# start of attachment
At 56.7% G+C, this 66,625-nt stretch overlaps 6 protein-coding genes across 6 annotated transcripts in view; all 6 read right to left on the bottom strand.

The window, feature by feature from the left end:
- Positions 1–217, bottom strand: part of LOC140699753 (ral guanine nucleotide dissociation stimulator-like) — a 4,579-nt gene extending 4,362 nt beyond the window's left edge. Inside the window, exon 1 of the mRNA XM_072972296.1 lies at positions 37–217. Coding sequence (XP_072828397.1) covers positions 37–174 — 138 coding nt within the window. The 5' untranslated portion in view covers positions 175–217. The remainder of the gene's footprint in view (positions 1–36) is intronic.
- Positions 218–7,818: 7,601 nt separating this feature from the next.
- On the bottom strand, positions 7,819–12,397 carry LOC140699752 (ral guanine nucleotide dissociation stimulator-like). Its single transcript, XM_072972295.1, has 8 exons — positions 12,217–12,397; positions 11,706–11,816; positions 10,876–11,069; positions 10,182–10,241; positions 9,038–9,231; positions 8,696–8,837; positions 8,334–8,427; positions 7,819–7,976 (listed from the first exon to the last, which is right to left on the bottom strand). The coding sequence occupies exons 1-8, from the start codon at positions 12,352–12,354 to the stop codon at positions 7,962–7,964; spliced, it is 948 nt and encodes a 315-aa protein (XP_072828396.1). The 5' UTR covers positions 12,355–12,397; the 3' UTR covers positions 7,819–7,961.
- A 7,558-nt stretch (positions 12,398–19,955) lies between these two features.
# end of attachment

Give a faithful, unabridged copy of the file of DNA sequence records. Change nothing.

At 56.7% G+C, this 66,625-nt stretch overlaps 6 protein-coding genes across 6 annotated transcripts in view; all 6 read right to left on the bottom strand.

The window, feature by feature from the left end:
- Positions 1–217, bottom strand: part of LOC140699753 (ral guanine nucleotide dissociation stimulator-like) — a 4,579-nt gene extending 4,362 nt beyond the window's left edge. Inside the window, exon 1 of the mRNA XM_072972296.1 lies at positions 37–217. Coding sequence (XP_072828397.1) covers positions 37–174 — 138 coding nt within the window. The 5' untranslated portion in view covers positions 175–217. The remainder of the gene's footprint in view (positions 1–36) is intronic.
- Positions 218–7,818: 7,601 nt separating this feature from the next.
- On the bottom strand, positions 7,819–12,397 carry LOC140699752 (ral guanine nucleotide dissociation stimulator-like). Its single transcript, XM_072972295.1, has 8 exons — positions 12,217–12,397; positions 11,706–11,816; positions 10,876–11,069; positions 10,182–10,241; positions 9,038–9,231; positions 8,696–8,837; positions 8,334–8,427; positions 7,819–7,976 (listed from the first exon to the last, which is right to left on the bottom strand). The coding sequence occupies exons 1-8, from the start codon at positions 12,352–12,354 to the stop codon at positions 7,962–7,964; spliced, it is 948 nt and encodes a 315-aa protein (XP_072828396.1). The 5' UTR covers positions 12,355–12,397; the 3' UTR covers positions 7,819–7,961.
- A 7,558-nt stretch (positions 12,398–19,955) lies between these two features.